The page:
She hopes to god he doesn’t keep count, because she can lie with words, with omissions, but she can’t lie with numbers.
The suffocating white noise of the room she'd been captive in, every moment of exhaustion, of fear, translates into this. The feeling almost physical in its intensity. She feels free. Wild, even. She can be fun.
She doesn't realize she's said it out loud till he laughs softly, and his voice is slurred when he next speaks, even though she can tell he tries to hide it, “I think I’m living Finn’s sex life out for him. Raven, first, now you. Maybe I should be paying the guy.”
She thinks she would have been a lot more phased before, when she didn't know him, when she'd just met him and bought everything he was selling. She knows better now. Thinks she almost knows him now. Can read between the lines, beneath the act. Maybe he can too, with her. The thought is terrifying. She doesn't even know who she is beneath the pretense anymore.
“Finn is not dead,” the alcohol softens his consonants almost to a whisper, almost to comfort, “I promise you that.”
She nearly says something then, something like: you can’t promise me that, but he’s mostly speaking to himself, and she doesn’t interrupt.
Maybe it should have pulled her out of the moment, the fact that he knows this is mostly about Finn, the fact that he and Raven— but she can’t bring herself to move away from the heat. He’s nearly feverish, and she's too cold.
I'm sorry, he mouths against her skin, and she doesn't know what for, and maybe he doesn't either. He's drunk. But she's drunk too, so it's fine. Sobriety doesn't make for a good enough excuse. They both know that.
I need you, she almost says, when his hand is splayed across her stomach and she can feel the ridges on his hands like a gut-punch, leaving her winded, breathless.
She's said them too often, those words, she's beginning to realize, because they're becoming frighteningly easy to say.
This is one of the biggest mistakes she’s yet made— and god knows she’s made plenty, but she thinks she might freeze otherwise, and she won’t move away. She’s always been a little bit selfish, always a little unforgiving, and she can’t forgive him the racing of her heartbeat, can’t forgive him for almost dying. Can't forgive him the decisions she has to make, that he has to make, because they're the leaders, for no rhyme or reason. Can't forgive him for almost leaving her to go through it alone. Can't forgive him the constant need to touch him to make sure he's still there.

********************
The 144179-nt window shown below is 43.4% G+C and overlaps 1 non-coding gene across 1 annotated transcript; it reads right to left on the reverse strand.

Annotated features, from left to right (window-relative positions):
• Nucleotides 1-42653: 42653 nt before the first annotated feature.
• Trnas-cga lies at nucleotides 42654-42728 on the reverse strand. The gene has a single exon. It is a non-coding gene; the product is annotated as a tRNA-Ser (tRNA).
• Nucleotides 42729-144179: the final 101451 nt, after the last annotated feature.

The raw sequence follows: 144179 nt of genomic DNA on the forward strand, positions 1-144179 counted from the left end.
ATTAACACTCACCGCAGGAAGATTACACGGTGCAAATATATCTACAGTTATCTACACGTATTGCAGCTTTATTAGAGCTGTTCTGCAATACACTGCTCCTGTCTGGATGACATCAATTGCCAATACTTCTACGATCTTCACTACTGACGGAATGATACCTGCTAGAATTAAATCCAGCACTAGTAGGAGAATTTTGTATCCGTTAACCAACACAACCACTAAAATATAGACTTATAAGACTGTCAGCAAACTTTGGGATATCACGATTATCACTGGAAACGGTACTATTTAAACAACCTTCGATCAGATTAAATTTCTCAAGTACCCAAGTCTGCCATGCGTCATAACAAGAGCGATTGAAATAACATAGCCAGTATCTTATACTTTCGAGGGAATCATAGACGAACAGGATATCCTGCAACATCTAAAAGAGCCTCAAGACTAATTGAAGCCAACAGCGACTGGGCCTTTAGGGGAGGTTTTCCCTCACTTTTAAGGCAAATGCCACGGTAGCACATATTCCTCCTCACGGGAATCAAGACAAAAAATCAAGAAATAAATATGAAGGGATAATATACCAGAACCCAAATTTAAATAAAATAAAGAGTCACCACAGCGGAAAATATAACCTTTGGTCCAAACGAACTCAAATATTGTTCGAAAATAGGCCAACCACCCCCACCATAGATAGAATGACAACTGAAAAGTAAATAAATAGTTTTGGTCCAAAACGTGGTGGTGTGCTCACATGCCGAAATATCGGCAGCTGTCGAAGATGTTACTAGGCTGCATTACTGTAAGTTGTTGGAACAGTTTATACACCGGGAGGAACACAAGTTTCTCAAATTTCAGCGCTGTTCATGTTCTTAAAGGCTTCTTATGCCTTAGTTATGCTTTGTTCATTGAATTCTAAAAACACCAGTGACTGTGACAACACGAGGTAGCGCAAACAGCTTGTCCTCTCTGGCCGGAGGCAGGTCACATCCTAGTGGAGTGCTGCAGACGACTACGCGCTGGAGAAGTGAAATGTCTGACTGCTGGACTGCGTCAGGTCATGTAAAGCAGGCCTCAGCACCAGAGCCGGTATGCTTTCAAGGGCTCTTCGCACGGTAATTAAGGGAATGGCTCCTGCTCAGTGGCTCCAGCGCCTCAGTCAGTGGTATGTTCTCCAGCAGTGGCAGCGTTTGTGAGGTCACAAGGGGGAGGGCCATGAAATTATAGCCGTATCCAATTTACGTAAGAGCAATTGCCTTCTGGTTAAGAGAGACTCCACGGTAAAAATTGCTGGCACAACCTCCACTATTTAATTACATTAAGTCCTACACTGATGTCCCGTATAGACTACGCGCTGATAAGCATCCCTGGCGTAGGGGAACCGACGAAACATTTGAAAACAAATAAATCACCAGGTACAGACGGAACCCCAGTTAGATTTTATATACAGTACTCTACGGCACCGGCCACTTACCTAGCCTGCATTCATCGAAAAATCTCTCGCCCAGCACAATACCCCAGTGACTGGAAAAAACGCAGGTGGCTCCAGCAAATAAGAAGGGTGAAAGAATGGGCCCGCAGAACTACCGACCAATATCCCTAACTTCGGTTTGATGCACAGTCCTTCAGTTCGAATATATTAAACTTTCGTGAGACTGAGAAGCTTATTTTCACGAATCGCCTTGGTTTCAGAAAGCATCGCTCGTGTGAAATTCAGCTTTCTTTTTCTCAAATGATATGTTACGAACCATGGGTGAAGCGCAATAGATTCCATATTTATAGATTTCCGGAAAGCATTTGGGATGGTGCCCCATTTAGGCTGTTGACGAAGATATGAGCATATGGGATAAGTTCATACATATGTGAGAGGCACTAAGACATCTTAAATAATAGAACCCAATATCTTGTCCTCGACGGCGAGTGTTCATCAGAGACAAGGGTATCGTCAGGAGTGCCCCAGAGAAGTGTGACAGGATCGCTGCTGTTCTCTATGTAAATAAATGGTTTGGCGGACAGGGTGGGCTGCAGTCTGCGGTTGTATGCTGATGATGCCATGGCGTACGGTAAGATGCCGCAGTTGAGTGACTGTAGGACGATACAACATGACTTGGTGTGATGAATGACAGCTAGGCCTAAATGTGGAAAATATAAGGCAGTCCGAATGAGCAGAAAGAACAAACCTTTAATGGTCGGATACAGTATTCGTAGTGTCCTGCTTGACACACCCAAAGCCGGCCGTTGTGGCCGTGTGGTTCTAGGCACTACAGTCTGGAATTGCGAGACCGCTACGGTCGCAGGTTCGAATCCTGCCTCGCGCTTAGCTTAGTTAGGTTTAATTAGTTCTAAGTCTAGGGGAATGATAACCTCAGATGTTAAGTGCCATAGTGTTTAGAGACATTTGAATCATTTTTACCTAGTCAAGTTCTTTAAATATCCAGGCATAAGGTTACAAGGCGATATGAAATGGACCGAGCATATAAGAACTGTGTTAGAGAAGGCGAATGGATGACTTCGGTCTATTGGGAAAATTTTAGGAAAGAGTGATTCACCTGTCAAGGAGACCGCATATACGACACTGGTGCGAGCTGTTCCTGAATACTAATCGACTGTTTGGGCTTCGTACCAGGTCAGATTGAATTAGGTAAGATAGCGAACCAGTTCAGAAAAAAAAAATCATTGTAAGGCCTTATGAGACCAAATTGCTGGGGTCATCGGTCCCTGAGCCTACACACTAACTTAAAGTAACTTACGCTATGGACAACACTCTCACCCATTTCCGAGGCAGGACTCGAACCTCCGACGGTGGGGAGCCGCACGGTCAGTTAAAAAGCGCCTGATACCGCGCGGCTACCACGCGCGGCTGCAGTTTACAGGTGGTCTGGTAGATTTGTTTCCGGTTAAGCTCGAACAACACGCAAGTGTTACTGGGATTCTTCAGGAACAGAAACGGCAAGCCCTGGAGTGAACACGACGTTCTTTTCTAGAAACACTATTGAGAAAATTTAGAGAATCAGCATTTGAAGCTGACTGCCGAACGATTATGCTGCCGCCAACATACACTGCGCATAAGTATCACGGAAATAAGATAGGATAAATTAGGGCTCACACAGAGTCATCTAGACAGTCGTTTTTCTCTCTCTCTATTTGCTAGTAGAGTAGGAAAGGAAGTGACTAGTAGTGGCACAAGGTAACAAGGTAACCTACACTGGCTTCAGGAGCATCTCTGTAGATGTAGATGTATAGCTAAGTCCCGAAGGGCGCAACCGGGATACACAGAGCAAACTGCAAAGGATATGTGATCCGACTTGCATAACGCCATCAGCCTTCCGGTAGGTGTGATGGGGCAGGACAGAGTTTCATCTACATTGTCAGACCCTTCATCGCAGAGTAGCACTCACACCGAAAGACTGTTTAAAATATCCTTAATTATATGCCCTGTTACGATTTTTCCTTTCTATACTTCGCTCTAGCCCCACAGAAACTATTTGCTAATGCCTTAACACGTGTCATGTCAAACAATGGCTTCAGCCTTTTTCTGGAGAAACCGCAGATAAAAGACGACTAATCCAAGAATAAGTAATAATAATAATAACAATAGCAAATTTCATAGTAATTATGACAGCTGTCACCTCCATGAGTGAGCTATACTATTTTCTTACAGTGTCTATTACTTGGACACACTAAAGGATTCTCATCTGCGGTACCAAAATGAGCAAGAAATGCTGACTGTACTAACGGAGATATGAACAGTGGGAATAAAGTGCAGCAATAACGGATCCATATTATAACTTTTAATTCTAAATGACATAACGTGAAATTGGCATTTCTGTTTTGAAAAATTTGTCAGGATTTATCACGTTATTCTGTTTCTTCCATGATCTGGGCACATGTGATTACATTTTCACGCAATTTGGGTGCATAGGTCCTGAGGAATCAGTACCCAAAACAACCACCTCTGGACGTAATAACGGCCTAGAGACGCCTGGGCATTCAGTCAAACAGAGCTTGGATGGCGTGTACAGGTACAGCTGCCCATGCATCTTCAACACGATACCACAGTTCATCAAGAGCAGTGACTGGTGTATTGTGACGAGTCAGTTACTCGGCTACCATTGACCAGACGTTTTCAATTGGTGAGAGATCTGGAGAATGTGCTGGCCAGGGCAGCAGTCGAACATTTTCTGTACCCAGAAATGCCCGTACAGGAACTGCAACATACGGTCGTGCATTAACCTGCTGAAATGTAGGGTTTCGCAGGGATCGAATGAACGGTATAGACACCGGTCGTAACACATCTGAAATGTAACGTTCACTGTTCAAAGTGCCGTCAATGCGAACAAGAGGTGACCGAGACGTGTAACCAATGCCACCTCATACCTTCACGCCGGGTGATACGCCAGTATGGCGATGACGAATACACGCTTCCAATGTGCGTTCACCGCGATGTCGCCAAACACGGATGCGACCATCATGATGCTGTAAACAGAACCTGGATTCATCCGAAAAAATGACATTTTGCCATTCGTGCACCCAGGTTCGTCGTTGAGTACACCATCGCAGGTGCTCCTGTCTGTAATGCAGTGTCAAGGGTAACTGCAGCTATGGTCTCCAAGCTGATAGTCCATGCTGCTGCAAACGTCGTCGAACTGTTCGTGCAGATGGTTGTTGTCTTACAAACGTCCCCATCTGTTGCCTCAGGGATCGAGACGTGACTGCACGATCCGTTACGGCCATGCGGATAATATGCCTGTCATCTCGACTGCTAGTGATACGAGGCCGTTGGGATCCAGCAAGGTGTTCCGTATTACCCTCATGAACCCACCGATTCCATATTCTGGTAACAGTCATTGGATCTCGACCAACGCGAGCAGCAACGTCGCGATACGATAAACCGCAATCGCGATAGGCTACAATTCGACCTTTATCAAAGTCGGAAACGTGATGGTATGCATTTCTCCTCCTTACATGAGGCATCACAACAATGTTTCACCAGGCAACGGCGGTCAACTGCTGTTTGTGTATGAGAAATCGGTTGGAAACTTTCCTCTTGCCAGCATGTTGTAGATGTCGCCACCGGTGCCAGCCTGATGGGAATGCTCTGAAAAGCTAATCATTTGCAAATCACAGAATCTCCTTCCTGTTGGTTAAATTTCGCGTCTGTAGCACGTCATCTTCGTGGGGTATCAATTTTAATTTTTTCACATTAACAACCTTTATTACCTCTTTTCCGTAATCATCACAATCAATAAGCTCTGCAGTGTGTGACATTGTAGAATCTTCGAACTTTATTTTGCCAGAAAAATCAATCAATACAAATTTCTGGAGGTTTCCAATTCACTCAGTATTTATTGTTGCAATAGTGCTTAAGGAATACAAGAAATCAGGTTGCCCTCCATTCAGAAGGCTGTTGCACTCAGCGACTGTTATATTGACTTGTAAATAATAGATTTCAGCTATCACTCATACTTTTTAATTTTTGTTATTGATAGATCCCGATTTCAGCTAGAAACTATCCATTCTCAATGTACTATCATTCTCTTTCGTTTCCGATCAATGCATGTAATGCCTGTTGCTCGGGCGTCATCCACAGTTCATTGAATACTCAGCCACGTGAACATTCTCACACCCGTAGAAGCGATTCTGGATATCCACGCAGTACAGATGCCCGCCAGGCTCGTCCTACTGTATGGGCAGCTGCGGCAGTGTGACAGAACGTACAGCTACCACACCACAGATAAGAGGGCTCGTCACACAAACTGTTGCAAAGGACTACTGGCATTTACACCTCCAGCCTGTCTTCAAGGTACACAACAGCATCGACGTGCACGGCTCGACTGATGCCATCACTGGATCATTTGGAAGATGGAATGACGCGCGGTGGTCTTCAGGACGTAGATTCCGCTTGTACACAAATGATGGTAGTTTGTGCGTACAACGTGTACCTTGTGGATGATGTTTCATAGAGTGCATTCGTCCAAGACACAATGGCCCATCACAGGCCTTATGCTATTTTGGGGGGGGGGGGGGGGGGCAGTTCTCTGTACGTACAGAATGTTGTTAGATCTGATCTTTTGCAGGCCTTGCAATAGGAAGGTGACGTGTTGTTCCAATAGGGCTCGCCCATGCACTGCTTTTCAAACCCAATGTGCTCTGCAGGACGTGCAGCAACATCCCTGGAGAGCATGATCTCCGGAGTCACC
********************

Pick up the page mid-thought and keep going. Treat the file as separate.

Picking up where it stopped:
She clinically catalogues the bruises on his skin under her hands, instead. Too many of them, is her final count. A blank canvas is forgetfulness, but he's too filled in already. She doesn't have a pencil, anyway.
She tries to pretend he's Finn, once. Eyes tightly shut, her back half-arched, the rough floor indenting itself in her skin, and this should be easy. She loves Finn.
But his body's all wrong. He's taller, his planes are different, his angles unfamiliar. And she can't. No matter how hard she tries. How much she wants to.
She won't tell him that though.
(He might know anyway, she realizes, when it's his back to the ground in the next second, and when he looks up next, it's through a half-lidded gaze she can't read.
She still won't tell him, though.)
“Rise and shine, princess,” he’s avoiding her eyes, but that’s okay because otherwise she’d have to avoid his and she’s too tired for that, “we’re on a rescue mission. No man left behind.”
He’s already dressed, his face no longer unnaturally aflush. He looks a little paler, but alive. Definitely alive. Sort of the way she feels.
Every part of her body aches, and she thinks she might have cut herself somewhere the night before; maybe on the uneven ground, maybe on his sharp edges. But, at the very least, she’s not numb anymore, not cold any longer; which, she’d imagine, is as good an ending as any.
(Here's the truth: she resents the hope too. Resents feeling eighteen whenever he looks at her. Because he's not eighteen. He's old enough to know better, and still looks at her that way. Like she can fix things. Make the right decisions when she doesn't want to. Lead when she doesn't know how. And she's young enough to believe it when he does.)
She stands up.